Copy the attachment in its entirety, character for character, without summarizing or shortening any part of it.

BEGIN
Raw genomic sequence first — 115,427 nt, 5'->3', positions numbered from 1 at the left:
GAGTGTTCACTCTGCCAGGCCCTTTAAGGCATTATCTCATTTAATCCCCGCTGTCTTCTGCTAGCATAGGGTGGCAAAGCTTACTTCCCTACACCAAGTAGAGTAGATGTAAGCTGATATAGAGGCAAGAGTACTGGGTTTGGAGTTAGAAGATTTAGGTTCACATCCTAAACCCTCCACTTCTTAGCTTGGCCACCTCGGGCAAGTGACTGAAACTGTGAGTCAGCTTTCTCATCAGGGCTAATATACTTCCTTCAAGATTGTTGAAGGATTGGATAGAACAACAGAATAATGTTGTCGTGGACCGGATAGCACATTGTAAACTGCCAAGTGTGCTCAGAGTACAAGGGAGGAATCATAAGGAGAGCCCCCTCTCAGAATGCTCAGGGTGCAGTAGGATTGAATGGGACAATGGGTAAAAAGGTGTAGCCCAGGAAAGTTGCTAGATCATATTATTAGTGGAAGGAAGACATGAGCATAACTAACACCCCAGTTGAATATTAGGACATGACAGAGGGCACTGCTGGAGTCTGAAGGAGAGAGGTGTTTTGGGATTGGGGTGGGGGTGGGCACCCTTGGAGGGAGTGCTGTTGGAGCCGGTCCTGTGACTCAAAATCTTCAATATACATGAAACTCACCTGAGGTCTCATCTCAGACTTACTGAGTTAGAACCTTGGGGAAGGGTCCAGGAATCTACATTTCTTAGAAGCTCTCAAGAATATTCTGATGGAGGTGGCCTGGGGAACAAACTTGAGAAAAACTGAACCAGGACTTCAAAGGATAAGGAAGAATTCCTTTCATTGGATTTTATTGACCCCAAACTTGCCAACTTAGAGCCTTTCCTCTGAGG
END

Raw genomic sequence first — 115,427 nt, 5'->3', positions numbered from 1 at the left:
GAGTGTTCACTCTGCCAGGCCCTTTAAGGCATTATCTCATTTAATCCCCGCTGTCTTCTGCTAGCATAGGGTGGCAAAGCTTACTTCCCTACACCAAGTAGAGTAGATGTAAGCTGATATAGAGGCAAGAGTACTGGGTTTGGAGTTAGAAGATTTAGGTTCACATCCTAAACCCTCCACTTCTTAGCTTGGCCACCTCGGGCAAGTGACTGAAACTGTGAGTCAGCTTTCTCATCAGGGCTAATATACTTCCTTCAAGATTGTTGAAGGATTGGATAGAACAACAGAATAATGTTGTCGTGGACCGGATAGCACATTGTAAACTGCCAAGTGTGCTCAGAGTACAAGGGAGGAATCATAAGGAGAGCCCCCTCTCAGAATGCTCAGGGTGCAGTAGGATTGAATGGGACAATGGGTAAAAAGGTGTAGCCCAGGAAAGTTGCTAGATCATATTATTAGTGGAAGGAAGACATGAGCATAACTAACACCCCAGTTGAATATTAGGACATGACAGAGGGCACTGCTGGAGTCTGAAGGAGAGAGGTGTTTTGGGATTGGGGTGGGGGTGGGCACCCTTGGAGGGAGTGCTGTTGGAGCCGGTCCTGTGACTCAAAATCTTCAATATACATGAAACTCACCTGAGGTCTCATCTCAGACTTACTGAGTTAGAACCTTGGGGAAGGGTCCAGGAATCTACATTTCTTAGAAGCTCTCAAGAATATTCTGATGGAGGTGGCCTGGGGAACAAACTTGAGAAAAACTGAACCAGGACTTCAAAGGATAAGGAAGAATTCCTTTCATTGGATTTTATTGACCCCAAACTTGCCAACTTAGAGCCTTTCCTCTGAGG